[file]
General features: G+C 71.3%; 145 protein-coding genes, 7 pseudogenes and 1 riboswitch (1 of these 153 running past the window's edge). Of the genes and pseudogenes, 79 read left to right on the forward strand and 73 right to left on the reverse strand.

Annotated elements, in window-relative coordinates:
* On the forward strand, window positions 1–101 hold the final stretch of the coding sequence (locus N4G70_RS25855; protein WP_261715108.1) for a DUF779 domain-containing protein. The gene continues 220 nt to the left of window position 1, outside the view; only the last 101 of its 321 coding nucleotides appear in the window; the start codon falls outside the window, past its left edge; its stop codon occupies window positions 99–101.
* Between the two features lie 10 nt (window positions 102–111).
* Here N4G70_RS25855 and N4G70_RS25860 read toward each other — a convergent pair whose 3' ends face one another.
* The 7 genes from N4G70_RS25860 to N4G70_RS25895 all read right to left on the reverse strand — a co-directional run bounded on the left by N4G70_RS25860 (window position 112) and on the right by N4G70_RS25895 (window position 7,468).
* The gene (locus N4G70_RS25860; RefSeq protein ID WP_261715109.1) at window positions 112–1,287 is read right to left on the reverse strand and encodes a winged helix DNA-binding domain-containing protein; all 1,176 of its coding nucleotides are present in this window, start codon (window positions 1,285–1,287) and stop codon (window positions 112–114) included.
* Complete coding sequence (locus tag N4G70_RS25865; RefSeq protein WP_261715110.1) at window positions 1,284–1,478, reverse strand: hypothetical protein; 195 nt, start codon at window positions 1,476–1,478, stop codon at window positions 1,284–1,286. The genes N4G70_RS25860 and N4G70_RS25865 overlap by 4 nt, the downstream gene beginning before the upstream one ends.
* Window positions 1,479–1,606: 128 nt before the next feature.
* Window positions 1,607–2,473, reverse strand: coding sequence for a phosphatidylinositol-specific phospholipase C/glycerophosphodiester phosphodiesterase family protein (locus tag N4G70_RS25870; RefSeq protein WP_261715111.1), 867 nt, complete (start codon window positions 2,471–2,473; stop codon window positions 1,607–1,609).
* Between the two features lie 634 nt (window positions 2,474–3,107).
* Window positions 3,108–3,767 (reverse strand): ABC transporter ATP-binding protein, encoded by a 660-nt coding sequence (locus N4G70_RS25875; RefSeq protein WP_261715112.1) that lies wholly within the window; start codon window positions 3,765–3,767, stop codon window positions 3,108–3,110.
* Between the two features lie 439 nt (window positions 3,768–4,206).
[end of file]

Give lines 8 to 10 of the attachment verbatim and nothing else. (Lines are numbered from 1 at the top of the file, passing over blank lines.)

* Complete coding sequence (locus tag N4G70_RS25865; RefSeq protein WP_261715110.1) at window positions 1,284–1,478, reverse strand: hypothetical protein; 195 nt, start codon at window positions 1,476–1,478, stop codon at window positions 1,284–1,286. The genes N4G70_RS25860 and N4G70_RS25865 overlap by 4 nt, the downstream gene beginning before the upstream one ends.
* Window positions 1,479–1,606: 128 nt before the next feature.
* Window positions 1,607–2,473, reverse strand: coding sequence for a phosphatidylinositol-specific phospholipase C/glycerophosphodiester phosphodiesterase family protein (locus tag N4G70_RS25870; RefSeq protein WP_261715111.1), 867 nt, complete (start codon window positions 2,471–2,473; stop codon window positions 1,607–1,609).